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148
AVENGER 93 Loyce Deen 353

Page 4
After doing some more stars and bars other items needed to be completed such as the finer photo etch detail. This should drive home why I leave the instrument panel till the end of the project. These control handles and switches look nice but are delicate even with really good VMS Flexy 5K CA.

With the decals finally completed on the wings I prepped for fuselage painting by masking off the third color. In total there are four major colors on this aircraft with a fifth being the walkways. The upper fuselage is also in semi gloss while the wing tops are more of a gloss. I still have no idea why this was chosen but that's what the paint call out says. The leading edges are a darker USN/USMC blue and in semi-gloss. Needless to say this is a busy paint job and complicated by having to feather or blend some of the different shades. The dark blue was easily blended free hand thanks to that ugly jig being posable. Note the difference in warmth from an inside light source to outdoors with the wing and fuselage.

Now we get into a more funny part of the interaction between me and Brian. You have no idea how many times we went back and forth with how these walkways should look. It began as a light grey strip then went to black. Then after more research went from a two toned to not being there at all. I said yes to a walkway and he said no, then I switched to no and him yes. Finally the answer came from two seconds in a youtube video. More on that in a bit. Then with even more research came that forth color for all the leading edges. Unfortunately it does not stand out and needs closer examination to be of any note. Just some contrast to add visual depth. It needed to be done regardless so to prevent the paint from pulling up I used de-tacked tape and blue towel instead of taping the entire area of the wings. The horizontal stabilizers would be fine because they didn't have all that work removing decals. At least that was the hope, yet in the end some minor touch ups needed to be done. This got me thinking, "why was my paint lifting?". The cause could have been sanding smooth the primer. I wanted zero orange peal and by polishing the primed surface could have defeated the intent of priming to begin with, thus the paint had nothing to cling to. Lesson learned, yet these touch-ups actually added to the look.

More blending was done to complete the fuselage and the overall look of this version of the sorta TBM-3. Thankfully the bomb-bay doors were not split yet so they could be set in place to match up the intermediate blue with the insignia white. It's time consuming work but really enjoyable once you have your airbrush dialed in and the paint mixed to flow correctly. Mixing paint with thinners is as common as using different grits of sandpaper to get the right surface texture. With Mission Models Paint though it must be exact for your location. Many times did I try to follow the guidelines and many times did I fail. In the end it was a higher ratio of thinner then what they suggest that made the difference.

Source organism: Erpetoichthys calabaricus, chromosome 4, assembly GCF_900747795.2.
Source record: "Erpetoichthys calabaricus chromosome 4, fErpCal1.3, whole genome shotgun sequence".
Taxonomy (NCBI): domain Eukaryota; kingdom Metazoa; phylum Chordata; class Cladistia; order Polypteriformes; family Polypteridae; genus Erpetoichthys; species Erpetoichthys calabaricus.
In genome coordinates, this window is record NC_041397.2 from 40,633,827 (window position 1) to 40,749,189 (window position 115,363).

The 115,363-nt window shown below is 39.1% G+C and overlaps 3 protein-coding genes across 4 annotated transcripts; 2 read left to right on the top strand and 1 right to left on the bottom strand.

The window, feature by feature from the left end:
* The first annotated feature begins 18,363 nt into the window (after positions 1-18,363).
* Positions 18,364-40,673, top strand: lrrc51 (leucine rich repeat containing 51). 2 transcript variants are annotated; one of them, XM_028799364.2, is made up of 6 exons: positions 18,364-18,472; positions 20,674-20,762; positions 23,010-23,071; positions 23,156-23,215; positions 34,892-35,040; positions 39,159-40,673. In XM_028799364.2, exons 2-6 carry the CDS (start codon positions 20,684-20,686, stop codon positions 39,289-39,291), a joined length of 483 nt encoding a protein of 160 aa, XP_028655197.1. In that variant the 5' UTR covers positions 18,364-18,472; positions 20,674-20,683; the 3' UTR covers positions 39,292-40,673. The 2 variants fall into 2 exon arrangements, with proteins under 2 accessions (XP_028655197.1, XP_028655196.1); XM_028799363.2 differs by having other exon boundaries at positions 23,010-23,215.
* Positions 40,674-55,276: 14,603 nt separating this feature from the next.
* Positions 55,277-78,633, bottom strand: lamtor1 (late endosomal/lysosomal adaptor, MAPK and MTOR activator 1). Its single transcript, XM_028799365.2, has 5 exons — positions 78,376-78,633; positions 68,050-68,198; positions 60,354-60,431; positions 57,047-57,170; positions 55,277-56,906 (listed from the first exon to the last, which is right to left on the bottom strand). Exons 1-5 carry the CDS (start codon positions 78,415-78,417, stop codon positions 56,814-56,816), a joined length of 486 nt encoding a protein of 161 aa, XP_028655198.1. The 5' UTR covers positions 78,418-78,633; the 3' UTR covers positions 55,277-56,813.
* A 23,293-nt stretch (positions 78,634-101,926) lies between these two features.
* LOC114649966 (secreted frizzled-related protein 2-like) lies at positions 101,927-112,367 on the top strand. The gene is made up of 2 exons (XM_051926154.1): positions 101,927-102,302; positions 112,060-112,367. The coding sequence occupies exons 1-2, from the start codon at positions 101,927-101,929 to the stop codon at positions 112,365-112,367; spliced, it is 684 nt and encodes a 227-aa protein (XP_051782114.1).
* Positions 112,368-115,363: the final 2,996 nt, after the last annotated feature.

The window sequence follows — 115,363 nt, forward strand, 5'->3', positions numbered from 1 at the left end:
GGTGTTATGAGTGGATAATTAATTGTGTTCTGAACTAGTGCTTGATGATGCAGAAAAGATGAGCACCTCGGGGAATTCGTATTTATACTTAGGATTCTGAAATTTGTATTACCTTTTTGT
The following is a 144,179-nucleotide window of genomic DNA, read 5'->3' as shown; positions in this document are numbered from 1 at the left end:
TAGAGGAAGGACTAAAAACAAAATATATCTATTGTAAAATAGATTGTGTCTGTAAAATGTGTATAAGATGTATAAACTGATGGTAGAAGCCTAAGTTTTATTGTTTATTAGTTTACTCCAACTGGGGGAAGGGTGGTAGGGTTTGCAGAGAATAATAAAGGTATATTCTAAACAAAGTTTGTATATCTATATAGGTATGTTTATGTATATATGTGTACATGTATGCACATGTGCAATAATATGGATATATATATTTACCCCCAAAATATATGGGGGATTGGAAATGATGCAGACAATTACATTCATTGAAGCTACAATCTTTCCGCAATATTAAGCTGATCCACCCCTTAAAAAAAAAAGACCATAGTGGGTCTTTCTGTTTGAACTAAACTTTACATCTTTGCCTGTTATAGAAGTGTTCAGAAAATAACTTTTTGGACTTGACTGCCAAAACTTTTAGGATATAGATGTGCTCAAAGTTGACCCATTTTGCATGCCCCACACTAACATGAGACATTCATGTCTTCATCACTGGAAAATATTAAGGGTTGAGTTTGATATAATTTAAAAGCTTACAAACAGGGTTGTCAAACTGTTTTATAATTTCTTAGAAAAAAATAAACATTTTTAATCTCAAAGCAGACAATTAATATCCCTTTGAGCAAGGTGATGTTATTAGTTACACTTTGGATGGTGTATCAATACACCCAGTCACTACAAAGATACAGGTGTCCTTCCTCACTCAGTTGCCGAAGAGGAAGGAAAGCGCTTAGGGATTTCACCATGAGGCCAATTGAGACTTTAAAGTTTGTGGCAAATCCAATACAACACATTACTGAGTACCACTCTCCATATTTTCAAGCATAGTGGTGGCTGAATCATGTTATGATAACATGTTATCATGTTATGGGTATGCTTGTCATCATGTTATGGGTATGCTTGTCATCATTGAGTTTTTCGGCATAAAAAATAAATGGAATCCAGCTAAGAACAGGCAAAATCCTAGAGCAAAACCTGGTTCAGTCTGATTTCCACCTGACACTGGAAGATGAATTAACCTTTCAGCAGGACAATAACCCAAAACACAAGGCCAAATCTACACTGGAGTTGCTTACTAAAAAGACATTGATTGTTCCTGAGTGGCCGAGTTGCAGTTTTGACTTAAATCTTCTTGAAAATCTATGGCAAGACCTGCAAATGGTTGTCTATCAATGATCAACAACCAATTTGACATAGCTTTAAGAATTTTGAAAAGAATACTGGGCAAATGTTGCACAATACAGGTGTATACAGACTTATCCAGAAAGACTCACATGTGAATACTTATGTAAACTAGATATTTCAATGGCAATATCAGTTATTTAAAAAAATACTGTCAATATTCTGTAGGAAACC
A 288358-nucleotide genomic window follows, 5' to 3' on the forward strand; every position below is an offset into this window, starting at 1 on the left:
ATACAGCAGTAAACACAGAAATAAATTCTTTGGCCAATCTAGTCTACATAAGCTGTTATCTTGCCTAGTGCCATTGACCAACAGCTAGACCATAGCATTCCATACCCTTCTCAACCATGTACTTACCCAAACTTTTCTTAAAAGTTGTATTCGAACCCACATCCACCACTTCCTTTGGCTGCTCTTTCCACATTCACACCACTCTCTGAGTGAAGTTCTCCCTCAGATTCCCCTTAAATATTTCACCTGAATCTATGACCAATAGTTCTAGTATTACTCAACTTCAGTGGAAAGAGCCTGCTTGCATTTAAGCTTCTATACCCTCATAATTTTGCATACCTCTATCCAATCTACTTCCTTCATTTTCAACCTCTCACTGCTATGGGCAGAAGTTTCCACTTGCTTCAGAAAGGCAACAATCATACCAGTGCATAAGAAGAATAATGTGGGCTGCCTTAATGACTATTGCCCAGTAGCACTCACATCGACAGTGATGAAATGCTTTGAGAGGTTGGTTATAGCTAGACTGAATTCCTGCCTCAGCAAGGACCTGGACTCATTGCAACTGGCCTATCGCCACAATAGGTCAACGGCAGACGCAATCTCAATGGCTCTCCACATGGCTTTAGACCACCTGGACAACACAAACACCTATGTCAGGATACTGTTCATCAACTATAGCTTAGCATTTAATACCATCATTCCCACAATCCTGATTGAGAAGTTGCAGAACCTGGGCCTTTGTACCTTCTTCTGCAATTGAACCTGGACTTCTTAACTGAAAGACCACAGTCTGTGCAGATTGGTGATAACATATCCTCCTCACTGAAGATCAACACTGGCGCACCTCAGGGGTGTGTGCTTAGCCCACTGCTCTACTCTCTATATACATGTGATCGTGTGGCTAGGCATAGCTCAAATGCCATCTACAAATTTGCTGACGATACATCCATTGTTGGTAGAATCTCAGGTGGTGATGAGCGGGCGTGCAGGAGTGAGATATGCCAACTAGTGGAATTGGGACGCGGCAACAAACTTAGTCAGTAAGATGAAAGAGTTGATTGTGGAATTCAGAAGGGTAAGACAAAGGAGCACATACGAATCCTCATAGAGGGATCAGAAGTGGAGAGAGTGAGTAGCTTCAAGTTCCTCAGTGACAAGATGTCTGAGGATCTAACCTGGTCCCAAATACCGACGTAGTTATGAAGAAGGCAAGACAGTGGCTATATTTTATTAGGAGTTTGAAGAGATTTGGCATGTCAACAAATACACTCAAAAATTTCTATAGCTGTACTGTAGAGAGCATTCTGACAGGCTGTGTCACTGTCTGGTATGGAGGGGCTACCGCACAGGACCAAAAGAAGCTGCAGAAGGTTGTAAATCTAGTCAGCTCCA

It was around this time when a welcomed package arrive from across the pond in the form of very fine YAGI Antenna from OWL Parts. There is no comparison, even with the plastic being as good as it is. The OWL antenna are wonderfully thin and make a great improvement. That said, the posts are inaccurate so I opted to use the elliptical shaped plastic ones.

This was the perfect time to address another antenna issue. The post atop the vertical stabilizer on these kits is an accident before it happens being so flimsy and even more so when the parting marks, with the two molds coming together, are cleaned up. A replacement pin would solve the problem being just the right size and infinitely stronger.

Since I was at that part of the model I came up with the not so brilliant idea of cleaning out the well for the horizontal stabilizers and paint on some masking fluid. The idea was to prevent any more layers of paint and clear coat building up, making the task of removing them even harder. This would have worked if it had have been done on bare plastic. The connection with these parts is awesome and worth preserving. However, removing the rubber was not fun and took far longer than I imagined. Again, lessons learned are worth a few mistakes.
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About the Author

About HG Barnes (HGBARNES)
FROM: ALBERTA, CANADA

H.G. Barnes is a former voice artist and sales/marketing executive. Currently ghost writing, he's recently published the first of many Science Fiction, Fantasy, Romance, and Adventure novels. He's been building model kits of every genre since memory to go along with his short stories, yet aircraft h...